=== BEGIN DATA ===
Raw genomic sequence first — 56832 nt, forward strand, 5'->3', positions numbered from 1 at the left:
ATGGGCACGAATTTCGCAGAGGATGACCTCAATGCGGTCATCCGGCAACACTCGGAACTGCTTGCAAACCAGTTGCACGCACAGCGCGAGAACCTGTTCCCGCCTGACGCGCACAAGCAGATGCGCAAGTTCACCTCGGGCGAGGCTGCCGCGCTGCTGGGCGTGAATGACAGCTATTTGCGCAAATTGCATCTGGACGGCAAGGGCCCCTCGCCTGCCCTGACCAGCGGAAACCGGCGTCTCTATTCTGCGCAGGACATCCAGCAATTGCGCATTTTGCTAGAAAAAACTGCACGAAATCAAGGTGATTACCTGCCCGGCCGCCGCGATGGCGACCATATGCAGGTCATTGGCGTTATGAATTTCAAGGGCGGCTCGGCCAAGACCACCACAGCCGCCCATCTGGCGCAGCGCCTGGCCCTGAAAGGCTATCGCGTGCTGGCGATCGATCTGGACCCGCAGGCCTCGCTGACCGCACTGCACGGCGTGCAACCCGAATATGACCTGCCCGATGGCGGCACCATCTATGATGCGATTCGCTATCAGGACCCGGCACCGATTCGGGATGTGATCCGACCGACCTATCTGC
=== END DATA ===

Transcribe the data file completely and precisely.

Raw genomic sequence first — 56832 nt, forward strand, 5'->3', positions numbered from 1 at the left:
ATGGGCACGAATTTCGCAGAGGATGACCTCAATGCGGTCATCCGGCAACACTCGGAACTGCTTGCAAACCAGTTGCACGCACAGCGCGAGAACCTGTTCCCGCCTGACGCGCACAAGCAGATGCGCAAGTTCACCTCGGGCGAGGCTGCCGCGCTGCTGGGCGTGAATGACAGCTATTTGCGCAAATTGCATCTGGACGGCAAGGGCCCCTCGCCTGCCCTGACCAGCGGAAACCGGCGTCTCTATTCTGCGCAGGACATCCAGCAATTGCGCATTTTGCTAGAAAAAACTGCACGAAATCAAGGTGATTACCTGCCCGGCCGCCGCGATGGCGACCATATGCAGGTCATTGGCGTTATGAATTTCAAGGGCGGCTCGGCCAAGACCACCACAGCCGCCCATCTGGCGCAGCGCCTGGCCCTGAAAGGCTATCGCGTGCTGGCGATCGATCTGGACCCGCAGGCCTCGCTGACCGCACTGCACGGCGTGCAACCCGAATATGACCTGCCCGATGGCGGCACCATCTATGATGCGATTCGCTATCAGGACCCGGCACCGATTCGGGATGTGATCCGACCGACCTATCTGC